View Full Version : $40 Million Party

Thursday, January 20th, 2005, 04:46 PM
How indescribably revolting.

US prepares for Bush inauguration

George W Bush is expected to stress the importance of freedom at home and overseas, at his inauguration for a second four-year term as US president.

"The survival of liberty in our land increasingly depends on the success of liberty in other lands," he will say.

Mr Bush, 58, has left the White House to go to the Capitol building where he is to take the oath of office at 1700 GMT using a family Bible.

An estimated 500,000 people have braved the snow and the cold to attend.

Those turning up for the $40m (21m) ceremony and parade include protesters against Mr Bush's policies.

The White House on Wednesday released excerpts of Mr Bush's 17-minute-long speech, which was reported to have undergone 21 rewrites up to the eve of the ceremony.

He will focus on the "power of freedom", the White House said, with "idealism and courage" as key themes.

"The best hope for peace in our world is the expansion of freedom in all the world," he will say.

Early on Thursday, workers checked microphones and lights on the podium where Mr Bush was to be sworn in.

Security measures for the inauguration are intense.

The entire area around Capitol Hill and the White House has been cordoned off, and more than 100 streets are off-limits to traffic, with the inauguration designated a national special-security event.

About 6,000 police and 7,000 military personnel are on duty for the inauguration, alongside an undisclosed number of secret service personnel.

1630 GMT: Ceremony begins
1700 GMT: Bush takes Oath of Office, delivers speech
1740 GMT: Ceremony ends
1930 GMT: Parade begins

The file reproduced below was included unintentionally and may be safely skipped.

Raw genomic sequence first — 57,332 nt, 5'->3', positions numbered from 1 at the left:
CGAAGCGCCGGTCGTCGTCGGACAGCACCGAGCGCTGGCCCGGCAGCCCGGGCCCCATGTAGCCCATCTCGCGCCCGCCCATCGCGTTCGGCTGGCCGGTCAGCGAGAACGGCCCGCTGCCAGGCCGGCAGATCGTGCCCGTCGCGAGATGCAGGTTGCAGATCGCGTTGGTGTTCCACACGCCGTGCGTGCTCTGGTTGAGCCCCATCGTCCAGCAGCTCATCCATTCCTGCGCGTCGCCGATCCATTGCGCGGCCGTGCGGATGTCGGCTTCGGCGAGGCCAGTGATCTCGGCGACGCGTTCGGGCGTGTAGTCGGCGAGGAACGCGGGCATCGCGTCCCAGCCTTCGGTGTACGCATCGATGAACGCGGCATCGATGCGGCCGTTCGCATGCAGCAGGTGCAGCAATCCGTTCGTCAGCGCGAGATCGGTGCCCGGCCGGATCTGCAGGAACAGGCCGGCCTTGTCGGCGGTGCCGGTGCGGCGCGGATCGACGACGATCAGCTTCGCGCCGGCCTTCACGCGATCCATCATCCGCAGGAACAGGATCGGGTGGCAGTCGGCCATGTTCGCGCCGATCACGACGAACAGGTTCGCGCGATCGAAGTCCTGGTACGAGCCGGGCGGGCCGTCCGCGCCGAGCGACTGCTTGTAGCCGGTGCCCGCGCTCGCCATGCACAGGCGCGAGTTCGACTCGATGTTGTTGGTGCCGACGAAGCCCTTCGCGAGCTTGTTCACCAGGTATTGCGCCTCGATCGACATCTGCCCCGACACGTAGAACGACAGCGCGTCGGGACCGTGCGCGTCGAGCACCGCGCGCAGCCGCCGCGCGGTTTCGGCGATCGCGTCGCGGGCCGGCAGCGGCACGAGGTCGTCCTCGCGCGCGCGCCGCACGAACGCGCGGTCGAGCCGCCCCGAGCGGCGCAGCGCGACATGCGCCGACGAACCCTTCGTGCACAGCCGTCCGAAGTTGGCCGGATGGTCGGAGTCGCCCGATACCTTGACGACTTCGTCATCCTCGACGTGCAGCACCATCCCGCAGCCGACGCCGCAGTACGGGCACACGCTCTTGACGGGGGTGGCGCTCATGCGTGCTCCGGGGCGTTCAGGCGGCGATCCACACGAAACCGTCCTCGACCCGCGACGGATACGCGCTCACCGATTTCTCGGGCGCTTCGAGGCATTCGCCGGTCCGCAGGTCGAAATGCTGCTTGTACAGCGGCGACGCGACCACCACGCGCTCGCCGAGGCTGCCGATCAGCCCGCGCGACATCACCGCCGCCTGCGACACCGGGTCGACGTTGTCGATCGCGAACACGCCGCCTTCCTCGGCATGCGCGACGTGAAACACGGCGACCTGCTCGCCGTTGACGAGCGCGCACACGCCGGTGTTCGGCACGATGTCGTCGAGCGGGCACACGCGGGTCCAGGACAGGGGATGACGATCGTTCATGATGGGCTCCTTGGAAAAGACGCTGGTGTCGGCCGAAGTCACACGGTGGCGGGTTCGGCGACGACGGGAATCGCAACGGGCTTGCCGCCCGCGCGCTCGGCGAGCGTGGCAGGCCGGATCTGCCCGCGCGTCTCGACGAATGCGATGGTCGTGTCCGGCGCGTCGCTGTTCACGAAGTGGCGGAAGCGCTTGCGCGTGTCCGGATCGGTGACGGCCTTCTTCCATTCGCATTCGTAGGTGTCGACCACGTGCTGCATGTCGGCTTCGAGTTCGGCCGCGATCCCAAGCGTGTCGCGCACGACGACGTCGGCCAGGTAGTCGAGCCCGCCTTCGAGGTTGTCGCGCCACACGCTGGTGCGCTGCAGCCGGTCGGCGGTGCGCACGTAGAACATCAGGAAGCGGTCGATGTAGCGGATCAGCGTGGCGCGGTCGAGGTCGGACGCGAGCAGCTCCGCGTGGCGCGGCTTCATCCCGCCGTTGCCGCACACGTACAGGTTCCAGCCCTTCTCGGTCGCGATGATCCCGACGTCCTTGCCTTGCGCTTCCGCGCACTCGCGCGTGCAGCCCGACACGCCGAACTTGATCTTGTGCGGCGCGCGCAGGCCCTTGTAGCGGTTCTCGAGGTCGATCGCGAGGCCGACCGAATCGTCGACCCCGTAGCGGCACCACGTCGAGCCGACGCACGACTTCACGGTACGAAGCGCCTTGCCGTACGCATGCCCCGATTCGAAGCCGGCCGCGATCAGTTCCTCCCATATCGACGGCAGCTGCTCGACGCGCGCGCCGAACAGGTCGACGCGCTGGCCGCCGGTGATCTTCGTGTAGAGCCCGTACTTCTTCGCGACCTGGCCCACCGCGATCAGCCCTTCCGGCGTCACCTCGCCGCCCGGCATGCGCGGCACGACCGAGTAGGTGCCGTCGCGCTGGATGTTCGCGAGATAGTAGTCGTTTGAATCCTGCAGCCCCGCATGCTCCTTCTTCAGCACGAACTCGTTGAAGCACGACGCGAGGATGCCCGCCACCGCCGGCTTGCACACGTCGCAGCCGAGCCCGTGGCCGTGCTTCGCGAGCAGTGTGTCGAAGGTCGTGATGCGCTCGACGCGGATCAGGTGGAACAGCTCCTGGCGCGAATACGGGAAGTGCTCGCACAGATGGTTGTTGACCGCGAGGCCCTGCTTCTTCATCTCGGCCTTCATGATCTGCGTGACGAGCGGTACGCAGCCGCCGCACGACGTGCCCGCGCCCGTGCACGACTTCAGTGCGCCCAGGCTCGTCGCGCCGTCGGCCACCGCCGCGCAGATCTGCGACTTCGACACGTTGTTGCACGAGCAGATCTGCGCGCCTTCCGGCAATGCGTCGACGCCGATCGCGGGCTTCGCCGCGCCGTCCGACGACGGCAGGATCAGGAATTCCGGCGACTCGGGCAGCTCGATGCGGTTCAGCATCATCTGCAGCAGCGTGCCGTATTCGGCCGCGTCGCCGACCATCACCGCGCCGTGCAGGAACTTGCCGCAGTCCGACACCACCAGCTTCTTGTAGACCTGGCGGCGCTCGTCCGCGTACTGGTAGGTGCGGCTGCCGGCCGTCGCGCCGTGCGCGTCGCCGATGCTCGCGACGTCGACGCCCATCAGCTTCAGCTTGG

2130 GMT: Parade ends
Live coverage from 1630 GMT

Snipers have taken up positions on rooftops, bomb-sniffing dogs are on patrol and Patriot anti-missile batteries have been readied.

Manhole covers on Pennsylvania Avenue - the route of the parade - have been welded shut as a precaution.

"This is unprecedented when it comes to the level of security that will be in effect for the inauguration and those events that are surrounding it," Secret Service chief Ralph Basham said.

A number of "counter-inaugural" events have been planned, including an anti-war march through Malcolm X Park.

Protesters are planning to turn their backs on Mr Bush along the parade route.

The BBC's Rob Watson in Washington says that, unlike four years ago, the president begins his second term after a comfortable election victory, but he still faces many challenges.

The war in Iraq is increasingly unpopular and opinion polls suggest Mr Bush's overall approval ratings are lower than any other re-elected president in recent years.

That rating currently stands around the 50% mark - the lowest for a returning president since Dwight Eisenhower in 1957.

That is likely to make it harder for the president to carry out controversial reforms at home and may limit his room for manoeuvre abroad, our correspondent adds.

Story from BBC NEWS:

Published: 2005/01/20 16:18:49 GMT


Thursday, January 20th, 2005, 05:22 PM
The whole thing is utterly appalling. (:o :stop